5 Tips to Help Establish a Distance Learning RoutineWednesday April 8, 2020
Families all over the world have been impacted by schools and businesses closing because of the COVID-19 pandemic. This change is leaving students, teachers and parents to navigate the new territory of distance learning with parents taking on the role of overseeing their child’s schoolwork, all while juggling their own work from home. This can lead to a lot of added stress, frustration and anxiety for all involved.
One of the best ways to help children (and adults) adjust to a new normal is by establishing a routine. Routines let a child know what is coming, how long each activity will last, and what is coming next. Schedules provide structure, safety, boundaries, and a sense of familiarity, which in turn decreases a child’s stress and provides a sense of comfort.
Here are a few tips to help you set a routine for your family:
1. Make the day’s schedule together
Older children can help by either writing or drawing pictures. For younger children, you can talk about the tasks as you write or draw plans on a dry erase board or piece of paper. Be sure to allow input from your child when appropriate, especially during “free times.” These small steps help give children a sense of control and ownership over their days.
2. Allow for flexibility
Set a schedule that has the significant items that must happen (eating, nap, school work), and then loosely add in a few others. Start with your “must-do” activities. These could include live classroom sessions, meals, parent meetings, specific times that are important to you as a family (like a morning walk or family reading time). Free times can be labeled as such—“free play,” “outdoor time,” “free-choice reading,” or even “free time.” Having broad labels provides structure, but also allows for flexibility. Remember, not all hours of the day need to be filled and not all activities need to be added to the day’s schedule.
You may find it helpful to make a new schedule for each day, as each day may bring slight changes to either your or your child’s schedule. Or, you may find your child needs a break from screens and an increase in movement that day!
An example of a flexible routine where the specifics change from day to day would be:
- Morning walk
- School activity
- Free time
- School activity
- Quiet time
- Outdoor play
- School activity
- Creative activity
- Family reading
Then each day, you can add specifics. For instance, “school activity” could be a subject like grammar, math or science; or a specific activity like reading, live class session, science experiment, or iPad game. For “creative activity,” you could list letters to friends, sidewalk chalk or water balloons.
3. Match your child’s age/needs
Young children will have shorter attention spans for structured, directly-taught lessons, especially if that includes sitting for an online class. Younger kids may also need more movement or sensory breaks built into their day. However, upper elementary students may have more stamina for structured lessons and sitting independently for longer periods.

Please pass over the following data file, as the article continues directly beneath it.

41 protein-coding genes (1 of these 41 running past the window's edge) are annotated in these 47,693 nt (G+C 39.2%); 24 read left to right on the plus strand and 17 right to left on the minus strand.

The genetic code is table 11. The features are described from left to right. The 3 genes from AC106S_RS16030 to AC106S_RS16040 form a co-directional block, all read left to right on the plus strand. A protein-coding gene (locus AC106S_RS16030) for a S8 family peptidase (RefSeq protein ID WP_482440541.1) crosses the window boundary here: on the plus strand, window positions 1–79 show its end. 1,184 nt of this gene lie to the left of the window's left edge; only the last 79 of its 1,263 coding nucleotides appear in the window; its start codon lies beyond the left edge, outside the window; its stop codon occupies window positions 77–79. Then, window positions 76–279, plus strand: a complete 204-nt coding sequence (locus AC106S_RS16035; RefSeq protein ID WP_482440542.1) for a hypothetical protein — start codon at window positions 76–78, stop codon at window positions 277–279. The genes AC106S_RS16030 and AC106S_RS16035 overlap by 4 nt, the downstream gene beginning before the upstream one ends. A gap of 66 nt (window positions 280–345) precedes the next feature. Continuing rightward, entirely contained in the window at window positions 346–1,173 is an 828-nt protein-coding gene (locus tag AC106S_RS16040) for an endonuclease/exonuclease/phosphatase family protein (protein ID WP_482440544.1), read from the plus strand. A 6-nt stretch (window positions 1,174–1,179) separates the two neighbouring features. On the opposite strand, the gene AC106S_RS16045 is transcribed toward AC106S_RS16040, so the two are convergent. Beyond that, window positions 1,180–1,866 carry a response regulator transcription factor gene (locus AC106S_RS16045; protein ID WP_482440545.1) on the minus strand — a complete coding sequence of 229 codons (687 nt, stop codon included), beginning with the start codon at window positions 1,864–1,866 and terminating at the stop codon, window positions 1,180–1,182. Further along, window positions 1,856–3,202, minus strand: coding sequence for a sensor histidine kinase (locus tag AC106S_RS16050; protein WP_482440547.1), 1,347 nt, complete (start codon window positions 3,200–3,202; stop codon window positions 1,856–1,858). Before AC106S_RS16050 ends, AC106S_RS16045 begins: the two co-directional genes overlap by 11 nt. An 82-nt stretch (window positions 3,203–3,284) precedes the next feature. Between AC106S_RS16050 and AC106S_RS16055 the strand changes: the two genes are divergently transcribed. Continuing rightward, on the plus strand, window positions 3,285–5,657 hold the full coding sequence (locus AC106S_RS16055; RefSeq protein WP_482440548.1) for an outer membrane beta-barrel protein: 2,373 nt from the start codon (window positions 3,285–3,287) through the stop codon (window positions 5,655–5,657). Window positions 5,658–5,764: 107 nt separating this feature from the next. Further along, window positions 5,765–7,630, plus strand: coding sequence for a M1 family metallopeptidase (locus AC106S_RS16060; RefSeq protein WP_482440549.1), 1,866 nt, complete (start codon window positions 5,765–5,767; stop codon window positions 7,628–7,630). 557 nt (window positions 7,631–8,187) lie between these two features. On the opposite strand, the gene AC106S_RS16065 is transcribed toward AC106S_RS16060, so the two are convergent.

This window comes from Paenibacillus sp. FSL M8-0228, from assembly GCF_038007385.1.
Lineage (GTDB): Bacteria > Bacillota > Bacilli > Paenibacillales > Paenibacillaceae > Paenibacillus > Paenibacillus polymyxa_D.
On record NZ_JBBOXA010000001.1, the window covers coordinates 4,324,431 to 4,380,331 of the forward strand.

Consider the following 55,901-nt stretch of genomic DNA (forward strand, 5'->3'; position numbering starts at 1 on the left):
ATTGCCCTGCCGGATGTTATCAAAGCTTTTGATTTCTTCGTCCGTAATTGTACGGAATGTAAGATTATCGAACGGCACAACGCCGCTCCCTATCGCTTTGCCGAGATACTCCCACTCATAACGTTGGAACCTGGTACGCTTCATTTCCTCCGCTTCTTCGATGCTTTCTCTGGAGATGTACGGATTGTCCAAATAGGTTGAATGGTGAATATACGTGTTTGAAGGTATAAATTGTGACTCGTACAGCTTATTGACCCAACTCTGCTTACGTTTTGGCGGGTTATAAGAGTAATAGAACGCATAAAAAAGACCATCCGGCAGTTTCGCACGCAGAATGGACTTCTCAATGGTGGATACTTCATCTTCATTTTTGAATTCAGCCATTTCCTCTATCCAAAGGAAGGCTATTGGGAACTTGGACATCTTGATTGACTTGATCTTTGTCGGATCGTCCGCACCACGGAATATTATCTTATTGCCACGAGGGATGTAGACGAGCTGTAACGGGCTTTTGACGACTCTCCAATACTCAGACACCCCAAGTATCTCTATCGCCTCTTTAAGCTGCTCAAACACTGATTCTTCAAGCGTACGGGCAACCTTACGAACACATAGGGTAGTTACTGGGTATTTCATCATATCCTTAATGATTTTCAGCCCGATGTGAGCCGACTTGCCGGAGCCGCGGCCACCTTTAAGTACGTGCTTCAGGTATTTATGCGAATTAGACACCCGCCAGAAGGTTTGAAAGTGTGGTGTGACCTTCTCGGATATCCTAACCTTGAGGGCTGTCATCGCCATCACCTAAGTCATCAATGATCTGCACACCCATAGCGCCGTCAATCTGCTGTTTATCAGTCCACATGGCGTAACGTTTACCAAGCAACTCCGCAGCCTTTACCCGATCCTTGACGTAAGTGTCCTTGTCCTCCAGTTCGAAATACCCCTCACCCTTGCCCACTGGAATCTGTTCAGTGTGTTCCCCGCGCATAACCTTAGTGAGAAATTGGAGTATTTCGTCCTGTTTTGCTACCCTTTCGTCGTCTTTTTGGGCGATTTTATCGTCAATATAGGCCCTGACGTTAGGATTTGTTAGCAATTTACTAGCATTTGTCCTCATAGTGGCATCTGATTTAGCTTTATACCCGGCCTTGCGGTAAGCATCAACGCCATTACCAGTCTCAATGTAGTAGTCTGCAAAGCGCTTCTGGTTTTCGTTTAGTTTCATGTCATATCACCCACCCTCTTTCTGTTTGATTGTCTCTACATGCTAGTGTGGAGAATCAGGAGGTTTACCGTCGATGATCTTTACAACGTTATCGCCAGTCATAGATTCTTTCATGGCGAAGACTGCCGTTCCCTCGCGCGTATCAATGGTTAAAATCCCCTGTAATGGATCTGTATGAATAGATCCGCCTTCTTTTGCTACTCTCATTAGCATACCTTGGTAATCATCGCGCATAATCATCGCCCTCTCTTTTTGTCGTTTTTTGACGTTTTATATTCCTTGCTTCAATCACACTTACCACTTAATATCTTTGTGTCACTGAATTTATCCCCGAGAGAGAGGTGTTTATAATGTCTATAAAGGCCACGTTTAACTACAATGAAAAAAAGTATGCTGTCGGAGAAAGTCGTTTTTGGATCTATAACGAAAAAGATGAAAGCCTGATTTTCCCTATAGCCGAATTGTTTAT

If you find that the amount of structured, direct learning time is too much for your child, adjust accordingly. Less direct lesson time in front of a computer is better than having an overwhelmed child who is not regulated enough to learn during the lesson.
4. Build-in time for connection
During times of high stress and big changes, the main thing that helps children (and adults) de-stress is connecting to those they love. Each child and family may build connections in different ways so be sure to find what works for your child.
Activities for building relationships include:
- Family walks
- Eating meals together
- Snuggling up to read together
- Playing a quick game
- Rough and tumble play
- High fives between lessons and meetings
- Watching a favorite show together
- Silly dance breaks
- Leaving little notes around the house for each other (the social distancing version of notes in the lunch box!)
Words of encouragement also build connection: “I see how hard you are working on that,” “I am proud of you for listening during that lesson,” “You were such a helper by coloring while I worked,” and “I love spending time with you.”
5. Make time for movement
Your child may be spending more time indoors and in front of a computer screen than they would previously. However, their bodies still need action to regulate their energy levels, give their eyes a break, and build strength. Often when focusing on getting school work and meetings completed, we forget about caring for our bodies, as well. There are numerous benefits to physical activity, so be sure to schedule “wiggles” throughout the day. These breaks can be as simple as a short dance party and a walk around the block or longer like a game of soccer or a family bike ride.
The most important thing to remember is that we are all going through a difficult transition, so keep your expectations reasonable, give yourself and your child lots of grace, and take it one day at a time. It may be a bumpy road at times, but even small modifications can help you manage your day.